Take A Career Risk: Your Worse Case Scenario Might Not Be So Bad

​Jay is a friend, not a career counseling client.  He was laid off from his upper management job at a well known company in the northern part of Connecticut four years ago.  From his perspective, the lay off was completely unexpected.  He was 47 at the time.  His wife didn’t work. They have two children, 11 and 9 at the time of the lay off. In a separate post, I will describe the financial impact precisely as it will be instructive.  Here, the big picture will suffice as a tale of what happens when things don’t work out.  It usually is not that bad.

After the lay off, Jay immersed himself in the job search.  His precise skills, the stagnant economy and his desire for a salary in the $150-200,000 range created a challenge.  He had a few preliminary interviews.  But nothing came along. Jay had harbored dreams of having his own consulting business but he had no preparation for doing so.  He started slowly but built up his business to pay the bills for a period of time.  But he made the mistake of spending too much time working “in the business” as opposed to “working on the business.” He did not create a pipeline of clients and his business tanked.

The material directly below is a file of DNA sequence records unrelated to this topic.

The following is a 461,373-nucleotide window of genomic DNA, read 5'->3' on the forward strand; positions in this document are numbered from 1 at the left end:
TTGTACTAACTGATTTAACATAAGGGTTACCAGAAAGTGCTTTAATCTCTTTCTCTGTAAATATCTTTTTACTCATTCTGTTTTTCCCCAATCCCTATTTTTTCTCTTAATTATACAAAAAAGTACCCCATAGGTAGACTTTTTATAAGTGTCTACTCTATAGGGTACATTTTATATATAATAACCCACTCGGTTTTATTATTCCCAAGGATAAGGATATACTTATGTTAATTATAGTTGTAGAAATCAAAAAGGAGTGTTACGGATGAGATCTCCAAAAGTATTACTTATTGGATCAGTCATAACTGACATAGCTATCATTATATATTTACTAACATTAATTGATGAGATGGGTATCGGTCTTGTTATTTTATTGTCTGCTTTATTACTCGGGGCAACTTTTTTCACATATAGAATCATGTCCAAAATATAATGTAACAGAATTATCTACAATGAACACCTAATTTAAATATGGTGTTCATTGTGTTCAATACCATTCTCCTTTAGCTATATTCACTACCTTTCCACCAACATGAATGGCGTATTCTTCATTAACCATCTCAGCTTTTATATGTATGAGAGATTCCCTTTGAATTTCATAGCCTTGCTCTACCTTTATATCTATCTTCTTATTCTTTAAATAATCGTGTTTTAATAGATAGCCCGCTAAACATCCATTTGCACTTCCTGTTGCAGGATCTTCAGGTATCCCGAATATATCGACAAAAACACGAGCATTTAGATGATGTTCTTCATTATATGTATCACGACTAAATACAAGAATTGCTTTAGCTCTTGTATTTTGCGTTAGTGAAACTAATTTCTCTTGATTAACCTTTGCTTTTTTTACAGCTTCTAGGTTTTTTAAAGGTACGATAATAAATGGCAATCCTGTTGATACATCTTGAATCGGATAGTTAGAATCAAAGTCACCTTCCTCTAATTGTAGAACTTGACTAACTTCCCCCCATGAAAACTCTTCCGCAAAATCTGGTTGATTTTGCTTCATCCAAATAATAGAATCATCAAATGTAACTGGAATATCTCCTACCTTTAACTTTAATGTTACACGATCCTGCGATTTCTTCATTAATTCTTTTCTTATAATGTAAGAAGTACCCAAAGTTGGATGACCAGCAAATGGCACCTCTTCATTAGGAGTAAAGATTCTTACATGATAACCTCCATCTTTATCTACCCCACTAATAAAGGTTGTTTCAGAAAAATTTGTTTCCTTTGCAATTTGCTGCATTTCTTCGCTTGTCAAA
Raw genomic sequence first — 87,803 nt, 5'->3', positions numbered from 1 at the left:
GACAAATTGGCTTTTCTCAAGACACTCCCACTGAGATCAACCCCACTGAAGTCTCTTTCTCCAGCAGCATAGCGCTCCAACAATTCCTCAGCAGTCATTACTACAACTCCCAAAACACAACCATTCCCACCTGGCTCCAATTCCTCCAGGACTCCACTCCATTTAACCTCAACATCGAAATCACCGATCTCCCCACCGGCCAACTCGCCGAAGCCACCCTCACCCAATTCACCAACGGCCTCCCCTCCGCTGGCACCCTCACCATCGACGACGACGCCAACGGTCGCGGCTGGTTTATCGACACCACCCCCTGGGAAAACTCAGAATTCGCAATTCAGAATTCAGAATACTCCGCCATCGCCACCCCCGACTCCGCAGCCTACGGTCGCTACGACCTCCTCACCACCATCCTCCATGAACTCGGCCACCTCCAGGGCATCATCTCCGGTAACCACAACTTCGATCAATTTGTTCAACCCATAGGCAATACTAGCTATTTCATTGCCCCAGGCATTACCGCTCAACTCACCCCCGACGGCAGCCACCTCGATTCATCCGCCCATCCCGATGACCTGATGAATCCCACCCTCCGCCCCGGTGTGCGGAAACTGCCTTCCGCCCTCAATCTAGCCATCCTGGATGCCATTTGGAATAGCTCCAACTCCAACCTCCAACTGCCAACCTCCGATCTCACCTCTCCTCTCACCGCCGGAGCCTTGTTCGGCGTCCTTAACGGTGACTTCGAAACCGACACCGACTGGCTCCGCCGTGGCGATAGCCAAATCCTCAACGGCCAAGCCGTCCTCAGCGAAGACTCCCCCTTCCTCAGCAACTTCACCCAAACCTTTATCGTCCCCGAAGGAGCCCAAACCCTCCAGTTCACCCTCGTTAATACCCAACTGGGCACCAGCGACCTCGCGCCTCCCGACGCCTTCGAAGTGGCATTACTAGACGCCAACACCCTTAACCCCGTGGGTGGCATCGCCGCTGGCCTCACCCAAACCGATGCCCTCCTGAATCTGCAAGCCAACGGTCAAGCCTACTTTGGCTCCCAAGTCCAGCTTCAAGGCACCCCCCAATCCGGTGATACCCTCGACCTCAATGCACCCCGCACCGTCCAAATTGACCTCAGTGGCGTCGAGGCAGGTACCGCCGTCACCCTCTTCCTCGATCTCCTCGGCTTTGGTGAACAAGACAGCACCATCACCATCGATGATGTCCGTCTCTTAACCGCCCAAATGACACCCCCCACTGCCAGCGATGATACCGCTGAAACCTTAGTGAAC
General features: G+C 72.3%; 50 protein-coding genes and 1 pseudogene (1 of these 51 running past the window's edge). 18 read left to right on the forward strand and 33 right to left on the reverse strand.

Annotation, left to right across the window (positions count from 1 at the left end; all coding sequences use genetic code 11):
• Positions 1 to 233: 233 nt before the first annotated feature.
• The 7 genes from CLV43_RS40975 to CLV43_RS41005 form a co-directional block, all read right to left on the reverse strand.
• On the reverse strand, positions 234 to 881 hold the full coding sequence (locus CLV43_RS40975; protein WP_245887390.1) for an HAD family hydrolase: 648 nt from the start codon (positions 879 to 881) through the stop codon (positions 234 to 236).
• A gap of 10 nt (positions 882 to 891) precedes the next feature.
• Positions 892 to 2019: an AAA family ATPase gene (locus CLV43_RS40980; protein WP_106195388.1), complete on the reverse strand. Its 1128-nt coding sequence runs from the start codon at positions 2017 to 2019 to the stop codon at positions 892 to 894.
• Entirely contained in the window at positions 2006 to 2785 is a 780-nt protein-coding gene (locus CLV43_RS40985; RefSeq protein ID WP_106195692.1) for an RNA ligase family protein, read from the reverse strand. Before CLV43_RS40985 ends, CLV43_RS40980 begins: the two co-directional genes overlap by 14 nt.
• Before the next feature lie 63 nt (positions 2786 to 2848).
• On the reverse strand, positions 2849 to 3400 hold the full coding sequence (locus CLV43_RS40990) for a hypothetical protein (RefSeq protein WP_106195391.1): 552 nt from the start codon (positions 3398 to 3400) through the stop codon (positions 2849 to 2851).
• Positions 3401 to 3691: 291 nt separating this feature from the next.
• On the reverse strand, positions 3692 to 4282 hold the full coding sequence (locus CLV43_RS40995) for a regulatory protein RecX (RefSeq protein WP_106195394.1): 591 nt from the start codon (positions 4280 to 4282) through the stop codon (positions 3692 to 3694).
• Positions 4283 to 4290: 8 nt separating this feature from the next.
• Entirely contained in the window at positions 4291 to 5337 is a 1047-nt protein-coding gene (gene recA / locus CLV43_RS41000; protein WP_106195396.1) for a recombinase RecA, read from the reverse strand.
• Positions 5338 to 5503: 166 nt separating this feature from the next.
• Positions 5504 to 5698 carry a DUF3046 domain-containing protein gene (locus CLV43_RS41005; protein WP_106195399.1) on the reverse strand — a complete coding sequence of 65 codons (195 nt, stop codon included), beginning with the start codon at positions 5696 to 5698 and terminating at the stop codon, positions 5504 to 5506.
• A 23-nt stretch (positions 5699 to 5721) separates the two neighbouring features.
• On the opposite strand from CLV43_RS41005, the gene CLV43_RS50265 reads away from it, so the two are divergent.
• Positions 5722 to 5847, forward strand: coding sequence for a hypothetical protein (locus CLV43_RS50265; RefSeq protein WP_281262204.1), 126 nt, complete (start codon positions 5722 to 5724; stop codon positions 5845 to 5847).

When I met with Jay for dinner, I thought he would be depressed.  The worst-case scenario- business failure – had happened.  Jay, while very smart and very funny, is not a positive optimist.  I was surprised by Jay’s authentically positive viewpoint:
“I am applying for jobs but I know that I can create my own money if needed.  So, even if I’m hired for a full time job, I won’t be as nervous about getting laid off again. And, if I commit to my business, I think I’ve learned enough to at least create an income that meets our basics.  I’ve definitely been stressed about money but I’ve loved my time home.  I got to spend time with kids, get in shape, and put the house in order.  And, at the end of the day, my 401k (which he had to dip into considerably) only went from $390,000 to $280,000 over 4 years. But my home value went up by 60,000, at least according to Zillow, during the same time.  And, in the meantime, Erin (Jay’s wife) went back to work and soon enough will earn enough to meet our basic income needs. Not good but not disastrous.”